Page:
Falcons – Disappointment in ATL

Saturday night’s 48-21 drubbing of the Falcons at the hands of the Packers was disappointing on a number of levels. First, Atlanta squandered home field advantage. Second, I hate seeing the Falcons fail so miserably on a national stage. Third, the playoff atmosphere was so fun, that I really wanted to do it again on NFC Championship Sunday. Fourth, I am at a position in my life where I could actually afford the luxury of season tickets and playoff tickets; who knows if that will happen again. Finally, I am a Falcons fan; I never want to see my team get their collective asses kicked ten ways to Sunday.

I am not going to re-cap a lot of the pain and suffering that I saw in the Georgia Dome. I think this summary from the post game report that the Falcons send their season ticket holders will suffice for now.

An NFL playoff record 102-yard TD return by Eric Weems in the 2nd Quarter gave the Falcons a 14-7 lead over the visiting Packers, but after the huge play not much else went right for the NFC’s #1 seed. The Falcons’ defense ran into an offensive buzz saw led by a red hot quarterback, as Aaron Rodgers completed 31 of 36 passes for 366 yards and 3 TD passes (and another rushing TD) during a humbling 48-21 Divisional playoff game rout that ended Atlanta’s magical 2010 season.

Re-seed Needed
A re-seed system is needed, but only after the Wild Card round, where each division champion, even a weak one, gets some credit for winning their division. Without a re-seed for the divisional round of the playoffs, the current system diminishes the value of being the top seed.

I know it sounds a lot like sour grapes; however I am not just calling for a re-seed as a Falcons fan. Sure I was disappointed, but down the road another weak division winner will advance, while a “hot” Wild Card team with a better record than said division winner manages to play their way into the playoffs, and then advance. Wait until this happens to one of the popular teams in the NFL; there would be an outcry for justice.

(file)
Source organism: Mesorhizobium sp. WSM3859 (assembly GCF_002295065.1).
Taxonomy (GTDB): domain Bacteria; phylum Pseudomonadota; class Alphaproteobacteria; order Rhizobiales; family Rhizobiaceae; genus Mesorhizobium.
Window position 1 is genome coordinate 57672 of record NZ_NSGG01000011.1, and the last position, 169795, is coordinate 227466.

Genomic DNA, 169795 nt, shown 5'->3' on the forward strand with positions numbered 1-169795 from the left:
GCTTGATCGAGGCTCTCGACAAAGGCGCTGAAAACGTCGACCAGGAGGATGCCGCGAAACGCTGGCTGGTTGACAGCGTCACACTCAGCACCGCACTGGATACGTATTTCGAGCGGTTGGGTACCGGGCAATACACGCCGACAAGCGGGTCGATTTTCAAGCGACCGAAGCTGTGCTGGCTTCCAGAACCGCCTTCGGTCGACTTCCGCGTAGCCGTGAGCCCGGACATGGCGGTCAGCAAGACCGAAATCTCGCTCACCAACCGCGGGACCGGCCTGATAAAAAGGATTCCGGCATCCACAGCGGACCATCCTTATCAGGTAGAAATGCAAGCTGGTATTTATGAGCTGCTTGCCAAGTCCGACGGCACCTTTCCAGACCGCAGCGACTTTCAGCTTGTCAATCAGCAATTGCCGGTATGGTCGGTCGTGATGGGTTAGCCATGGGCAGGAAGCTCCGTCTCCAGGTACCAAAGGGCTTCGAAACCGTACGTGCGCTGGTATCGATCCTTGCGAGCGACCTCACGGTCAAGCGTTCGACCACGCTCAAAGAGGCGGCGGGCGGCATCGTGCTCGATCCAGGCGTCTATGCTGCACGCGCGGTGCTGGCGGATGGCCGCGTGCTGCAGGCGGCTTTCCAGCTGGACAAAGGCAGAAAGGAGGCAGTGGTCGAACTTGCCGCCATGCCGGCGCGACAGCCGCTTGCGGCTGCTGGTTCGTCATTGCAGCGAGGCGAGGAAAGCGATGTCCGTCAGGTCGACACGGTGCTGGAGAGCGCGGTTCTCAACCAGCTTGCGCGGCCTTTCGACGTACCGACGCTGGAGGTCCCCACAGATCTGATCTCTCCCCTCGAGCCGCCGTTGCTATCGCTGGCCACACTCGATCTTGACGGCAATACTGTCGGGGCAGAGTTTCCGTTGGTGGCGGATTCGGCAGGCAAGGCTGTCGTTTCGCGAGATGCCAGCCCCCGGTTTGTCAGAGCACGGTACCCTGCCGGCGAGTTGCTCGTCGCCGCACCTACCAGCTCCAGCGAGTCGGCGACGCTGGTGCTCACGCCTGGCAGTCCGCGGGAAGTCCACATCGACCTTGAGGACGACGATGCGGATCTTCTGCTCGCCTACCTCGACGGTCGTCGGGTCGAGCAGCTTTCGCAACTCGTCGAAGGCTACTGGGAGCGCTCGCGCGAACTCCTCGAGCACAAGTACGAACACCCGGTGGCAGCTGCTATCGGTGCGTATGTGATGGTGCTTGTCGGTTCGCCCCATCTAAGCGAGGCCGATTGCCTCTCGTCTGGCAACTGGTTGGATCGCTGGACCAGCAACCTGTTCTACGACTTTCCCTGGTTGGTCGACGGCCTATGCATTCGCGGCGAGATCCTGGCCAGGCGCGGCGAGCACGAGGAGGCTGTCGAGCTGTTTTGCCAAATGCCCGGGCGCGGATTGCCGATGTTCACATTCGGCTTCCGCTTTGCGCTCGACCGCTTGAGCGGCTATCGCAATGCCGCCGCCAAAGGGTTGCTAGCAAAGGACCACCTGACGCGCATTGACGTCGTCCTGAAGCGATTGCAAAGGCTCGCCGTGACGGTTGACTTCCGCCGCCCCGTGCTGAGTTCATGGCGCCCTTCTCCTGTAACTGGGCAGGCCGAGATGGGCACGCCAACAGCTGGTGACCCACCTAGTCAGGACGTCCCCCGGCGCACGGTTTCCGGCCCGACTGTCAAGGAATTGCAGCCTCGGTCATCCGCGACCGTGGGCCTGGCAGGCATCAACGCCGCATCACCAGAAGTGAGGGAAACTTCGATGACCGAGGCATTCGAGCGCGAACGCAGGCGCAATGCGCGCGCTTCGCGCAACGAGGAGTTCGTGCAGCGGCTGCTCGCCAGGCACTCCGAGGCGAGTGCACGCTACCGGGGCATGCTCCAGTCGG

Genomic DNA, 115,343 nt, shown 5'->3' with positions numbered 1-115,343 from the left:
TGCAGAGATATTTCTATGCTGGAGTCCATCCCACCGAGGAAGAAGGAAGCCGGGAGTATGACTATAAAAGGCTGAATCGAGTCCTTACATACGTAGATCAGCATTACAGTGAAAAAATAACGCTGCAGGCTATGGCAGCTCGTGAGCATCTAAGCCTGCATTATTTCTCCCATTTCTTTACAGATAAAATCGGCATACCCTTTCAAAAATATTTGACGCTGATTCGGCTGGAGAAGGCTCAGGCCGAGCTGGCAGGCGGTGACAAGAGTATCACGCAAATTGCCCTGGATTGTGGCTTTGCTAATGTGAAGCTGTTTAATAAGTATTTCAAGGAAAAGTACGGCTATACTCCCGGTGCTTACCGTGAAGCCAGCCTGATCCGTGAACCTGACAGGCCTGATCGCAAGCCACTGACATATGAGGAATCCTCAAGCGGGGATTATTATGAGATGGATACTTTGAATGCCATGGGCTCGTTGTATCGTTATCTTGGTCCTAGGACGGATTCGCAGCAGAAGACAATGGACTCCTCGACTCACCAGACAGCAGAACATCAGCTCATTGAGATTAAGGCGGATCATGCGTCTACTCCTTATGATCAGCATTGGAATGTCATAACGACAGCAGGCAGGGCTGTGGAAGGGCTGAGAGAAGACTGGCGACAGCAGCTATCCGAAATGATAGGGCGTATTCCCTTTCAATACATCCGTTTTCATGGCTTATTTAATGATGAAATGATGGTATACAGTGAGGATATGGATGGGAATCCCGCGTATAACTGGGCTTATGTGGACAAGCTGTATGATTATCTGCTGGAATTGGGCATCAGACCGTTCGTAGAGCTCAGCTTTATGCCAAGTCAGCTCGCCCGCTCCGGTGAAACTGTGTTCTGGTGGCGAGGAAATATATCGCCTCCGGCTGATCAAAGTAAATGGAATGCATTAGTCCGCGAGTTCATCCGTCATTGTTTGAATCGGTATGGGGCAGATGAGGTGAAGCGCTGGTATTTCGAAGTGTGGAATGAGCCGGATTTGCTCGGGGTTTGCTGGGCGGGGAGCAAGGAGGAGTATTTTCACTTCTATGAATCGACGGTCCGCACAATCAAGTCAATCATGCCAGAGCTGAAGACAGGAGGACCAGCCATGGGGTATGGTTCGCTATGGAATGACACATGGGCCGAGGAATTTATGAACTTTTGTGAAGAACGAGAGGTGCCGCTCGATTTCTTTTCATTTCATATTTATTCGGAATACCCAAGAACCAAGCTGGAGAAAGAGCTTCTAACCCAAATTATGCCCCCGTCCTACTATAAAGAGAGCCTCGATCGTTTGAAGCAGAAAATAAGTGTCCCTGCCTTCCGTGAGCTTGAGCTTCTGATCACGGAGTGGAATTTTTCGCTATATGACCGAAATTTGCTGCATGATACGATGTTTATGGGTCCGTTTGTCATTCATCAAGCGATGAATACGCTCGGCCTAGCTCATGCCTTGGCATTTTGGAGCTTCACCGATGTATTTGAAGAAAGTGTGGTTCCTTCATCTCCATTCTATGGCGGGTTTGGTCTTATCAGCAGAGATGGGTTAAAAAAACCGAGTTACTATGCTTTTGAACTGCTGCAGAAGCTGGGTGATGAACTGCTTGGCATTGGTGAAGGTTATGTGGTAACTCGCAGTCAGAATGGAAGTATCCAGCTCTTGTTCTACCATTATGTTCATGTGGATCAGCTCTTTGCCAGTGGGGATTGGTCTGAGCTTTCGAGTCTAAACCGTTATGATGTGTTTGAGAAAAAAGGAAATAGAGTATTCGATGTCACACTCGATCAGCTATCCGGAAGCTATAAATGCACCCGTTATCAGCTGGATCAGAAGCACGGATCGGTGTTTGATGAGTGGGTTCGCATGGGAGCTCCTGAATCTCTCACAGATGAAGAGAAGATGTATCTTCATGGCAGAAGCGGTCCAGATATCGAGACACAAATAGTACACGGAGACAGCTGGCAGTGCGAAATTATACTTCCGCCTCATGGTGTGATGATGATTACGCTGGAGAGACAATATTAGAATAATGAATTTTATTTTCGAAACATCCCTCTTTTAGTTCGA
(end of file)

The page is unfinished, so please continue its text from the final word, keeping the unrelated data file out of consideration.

I have to get this out of the way. Even if a re-seed process was in place that would have allowed the Falcons to play the weakest team, Atlanta played so poorly Saturday night that there would be no guarantees that the Falcons would have beaten the Seahawks.

This year both of the AFC wild card teams were “better” than two of the division winners (Colts and Chiefs), but neither division winner escaped the Wild Card round. The same could not be said in the NFC, where a 7-9 NFC West Seattle team played the #2 seeded Bears, while Atlanta ran into that 10-6 Green Bay buzz saw. Let’s fix the system before it happens again.

Up next may be an article or two about the AFC and NFC Championship games, along with the Super Bowl; however my attention is going to be narrowed in on what Atlanta needs to do in the off season to correct some of the flaws that the Packers exposed. Of course none of this will matter if the owners move forward with a lockout.


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